When it comes to modern air travel, the journey really can be as important as the destination.

As anyone who has taken a commercial air flight in the last decade knows, long lines, delays, and cattle-car-like compartments can quickly make you wonder whether even the most amazing trip can possibly be worth the price.

That’s why even cost-conscious frequent travelers opt to pay extra for some relatively inexpensive upgrades that can make a world of difference for your comfort.

Below, they share their top picks.

Premium Economy Seats

Airlines have been offering premium economy seats, which have a few extra inches of legroom, for years. The extra cost can vary widely—from as little as $20 to $400 or more, depending on the carrier and flight.

While a couple of inches might seem like a negligible amount of extra space, it can make a huge difference in comfort. “Especially if you’re tall like my husband,” says Wendy VanHattan, 67, a veteran travel writer and blogger who, along with her husband, Rick, travels frequently.  

What you might not realize, however, is that many carriers also give premium economy passengers a host of extra goodies such as priority boarding, expedited luggage delivery, better meals or entertainment, and more frequent flier miles—and even the occasional bump to business class.

Many carriers give premium economy passengers priority boarding, better meals or entertainment, and more frequent flier miles.

VanHattan says that she’s generally willing to pay about $300 more, roundtrip, to fly premium on international flights. To get the best deal on premium seats, she suggests searching for flight times and prices via online travel aggregators, such as Orbitz or Kayak, but then booking directly with the airline. “If you need to make changes or something happens with your flight it’s usually a lot more user-friendly,” she says. 

TSA PreCheck

The government-service that speeds you through security was widely hailed by business travelers and other frequent fliers when it came on the scene in 2011.

Yet at a cost of just $85 for five years, TSA PreCheck is a perk that makes sense even for infrequent travelers. 

93% of PreCheck passengers waited in line for security less than five minutes.

Most of us know that sinking feeling of getting to security and encountering a line so long you’re sure you’ll miss your flight. Even when the wait is manageable, there is still the ordeal of taking off your shoes, removing your laptop and doing the same in reverse on the other side. 

Consider this: In October of this year, 93% of PreCheck passengers waited in line for security less than five minutes—and kept their shoes on their feet.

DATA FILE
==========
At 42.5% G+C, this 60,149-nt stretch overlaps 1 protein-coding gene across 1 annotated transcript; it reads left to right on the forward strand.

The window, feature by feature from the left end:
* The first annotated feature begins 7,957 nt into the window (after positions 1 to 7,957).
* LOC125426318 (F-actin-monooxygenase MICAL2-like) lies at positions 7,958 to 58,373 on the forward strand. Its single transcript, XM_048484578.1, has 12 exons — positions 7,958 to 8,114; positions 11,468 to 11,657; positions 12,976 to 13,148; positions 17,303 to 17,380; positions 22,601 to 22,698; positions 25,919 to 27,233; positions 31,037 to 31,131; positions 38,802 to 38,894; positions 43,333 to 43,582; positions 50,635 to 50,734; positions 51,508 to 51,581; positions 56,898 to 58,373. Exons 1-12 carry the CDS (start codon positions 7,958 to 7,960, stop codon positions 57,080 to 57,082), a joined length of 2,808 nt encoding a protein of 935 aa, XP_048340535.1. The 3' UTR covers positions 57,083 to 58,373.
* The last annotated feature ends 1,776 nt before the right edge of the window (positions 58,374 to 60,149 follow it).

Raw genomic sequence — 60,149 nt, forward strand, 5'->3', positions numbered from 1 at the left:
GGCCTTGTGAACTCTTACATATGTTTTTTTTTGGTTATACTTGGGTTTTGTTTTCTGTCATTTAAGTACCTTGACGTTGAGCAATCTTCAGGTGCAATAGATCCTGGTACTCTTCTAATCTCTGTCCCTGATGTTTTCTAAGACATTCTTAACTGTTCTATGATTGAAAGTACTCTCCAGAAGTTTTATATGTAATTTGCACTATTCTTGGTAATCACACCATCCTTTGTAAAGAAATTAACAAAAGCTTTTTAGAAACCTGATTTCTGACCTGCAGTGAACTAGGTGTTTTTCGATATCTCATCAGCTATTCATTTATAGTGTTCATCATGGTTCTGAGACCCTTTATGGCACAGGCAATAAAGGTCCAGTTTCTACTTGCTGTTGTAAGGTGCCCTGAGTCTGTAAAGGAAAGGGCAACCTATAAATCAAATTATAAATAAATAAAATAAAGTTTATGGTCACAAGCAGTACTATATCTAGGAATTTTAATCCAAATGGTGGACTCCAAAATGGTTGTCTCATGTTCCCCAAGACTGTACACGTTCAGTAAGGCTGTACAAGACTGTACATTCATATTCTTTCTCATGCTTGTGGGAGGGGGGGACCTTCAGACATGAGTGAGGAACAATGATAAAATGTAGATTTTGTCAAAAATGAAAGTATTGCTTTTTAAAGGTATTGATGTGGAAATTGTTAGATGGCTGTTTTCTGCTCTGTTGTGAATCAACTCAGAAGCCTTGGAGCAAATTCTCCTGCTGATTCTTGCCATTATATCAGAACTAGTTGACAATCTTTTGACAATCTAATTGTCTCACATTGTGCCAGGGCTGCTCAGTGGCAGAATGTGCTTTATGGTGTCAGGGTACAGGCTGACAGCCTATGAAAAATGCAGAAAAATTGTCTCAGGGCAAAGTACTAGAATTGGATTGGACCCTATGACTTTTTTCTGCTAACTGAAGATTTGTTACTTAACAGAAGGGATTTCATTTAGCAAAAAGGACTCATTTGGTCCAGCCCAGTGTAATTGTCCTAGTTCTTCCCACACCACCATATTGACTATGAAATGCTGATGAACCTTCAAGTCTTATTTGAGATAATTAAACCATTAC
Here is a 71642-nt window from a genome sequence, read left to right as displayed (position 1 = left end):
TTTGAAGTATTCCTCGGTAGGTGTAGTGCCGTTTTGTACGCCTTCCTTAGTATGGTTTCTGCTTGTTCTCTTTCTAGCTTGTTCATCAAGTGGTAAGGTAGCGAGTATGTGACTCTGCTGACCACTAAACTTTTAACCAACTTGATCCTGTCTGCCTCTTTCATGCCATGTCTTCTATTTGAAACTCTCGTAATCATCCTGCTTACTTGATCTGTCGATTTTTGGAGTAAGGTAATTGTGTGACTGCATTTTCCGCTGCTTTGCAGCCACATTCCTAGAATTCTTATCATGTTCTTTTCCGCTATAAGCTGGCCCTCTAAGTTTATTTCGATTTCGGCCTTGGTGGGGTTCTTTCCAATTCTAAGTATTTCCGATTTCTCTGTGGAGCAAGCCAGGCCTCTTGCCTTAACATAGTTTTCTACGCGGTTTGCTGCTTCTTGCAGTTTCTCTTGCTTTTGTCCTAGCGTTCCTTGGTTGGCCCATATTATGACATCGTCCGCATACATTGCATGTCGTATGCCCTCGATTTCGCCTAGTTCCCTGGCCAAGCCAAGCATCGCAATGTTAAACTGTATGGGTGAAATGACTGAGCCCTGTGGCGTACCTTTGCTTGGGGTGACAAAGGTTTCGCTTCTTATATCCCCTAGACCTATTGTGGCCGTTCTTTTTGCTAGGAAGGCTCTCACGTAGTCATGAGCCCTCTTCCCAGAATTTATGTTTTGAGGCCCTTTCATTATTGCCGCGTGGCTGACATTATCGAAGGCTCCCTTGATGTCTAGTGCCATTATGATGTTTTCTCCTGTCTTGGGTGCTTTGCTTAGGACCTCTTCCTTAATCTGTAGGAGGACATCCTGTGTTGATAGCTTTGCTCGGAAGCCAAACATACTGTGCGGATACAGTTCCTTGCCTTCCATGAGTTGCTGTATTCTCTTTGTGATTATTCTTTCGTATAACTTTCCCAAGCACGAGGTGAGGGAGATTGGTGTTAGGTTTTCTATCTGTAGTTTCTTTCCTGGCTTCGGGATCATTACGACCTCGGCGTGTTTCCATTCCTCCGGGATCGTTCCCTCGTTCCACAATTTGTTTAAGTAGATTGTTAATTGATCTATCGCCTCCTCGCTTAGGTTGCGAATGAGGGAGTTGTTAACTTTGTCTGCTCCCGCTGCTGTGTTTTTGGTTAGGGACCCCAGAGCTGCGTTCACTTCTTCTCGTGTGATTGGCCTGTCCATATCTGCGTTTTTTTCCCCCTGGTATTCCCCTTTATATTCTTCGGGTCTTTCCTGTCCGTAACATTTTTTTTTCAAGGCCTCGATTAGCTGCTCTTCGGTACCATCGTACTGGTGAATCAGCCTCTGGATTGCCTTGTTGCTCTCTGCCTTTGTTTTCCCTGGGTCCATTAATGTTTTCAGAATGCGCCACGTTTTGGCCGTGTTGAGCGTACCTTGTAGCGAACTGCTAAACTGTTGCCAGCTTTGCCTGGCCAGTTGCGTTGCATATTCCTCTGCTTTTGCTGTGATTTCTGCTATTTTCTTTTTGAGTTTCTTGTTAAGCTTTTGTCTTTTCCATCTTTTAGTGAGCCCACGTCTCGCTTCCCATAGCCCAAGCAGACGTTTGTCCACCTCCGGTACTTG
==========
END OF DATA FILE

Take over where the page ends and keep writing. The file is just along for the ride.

To get PreCheck, you’ll need to fill out an application with TSA, agree to a background check and schedule a short in-person meeting.

If you regularly travel overseas, you may also want to get Global Entry, which includes PreCheck and puts you on a fast track through passport control and customs at major U.S. airports, as well as some airports overseas. Global Entry is only $15 more than TSA PreCheck—$100 for five years.

Wendy Lee, 50, who retired from a 30-year career in fundraising to become a travel writer, says that Global Entry is a must-have.

“To arrive tired after a long international flight and see hundreds of people in Passport Control is overwhelming,” says Lee. “When you go to Global Entry? There’s zero. The difference is so stark that the first time I used it I thought I was in the wrong place.”

Priority Pass

If you’re a cost-conscious traveler, lengthy layovers are a fact of life—and delays are a reality for everyone.

But those layovers don’t have to involve miserable hours spent on uncomfortable seats, enduring constant noise and a dearth of power outlets.

Instead, you could be heading for an airport lounge, which typically offers a wide range of food and drinks, comfortable seating and faster wi-fi; some even offer access to showers and sleep pods.

A couple of years ago Wendy and her husband, Jason, who live in Southern California, signed up for PriorityPass, which gets them into more than 1,200 airport lounges worldwide. A standard membership is $299 and includes 10 free visits, while unlimited access is $429 a year. But infrequent travelers can opt for the $99 membership and pay a $32 entry fee each time. 

 “We liked it so much that we also got an American Express Platinum card, which adds a whole other list of lounges,” says Wendy. And they’ve seen plenty: in past year, the couple have visited Barcelona, Guadalajara, Quebec City, Hong Kong, Prague and New York, with plans for a trip to Rwanda underway.

Says Wendy: “There are lots of things you can do to make your travels more comfortable—without having to upgrade up to first-class or something ridiculously expensive.”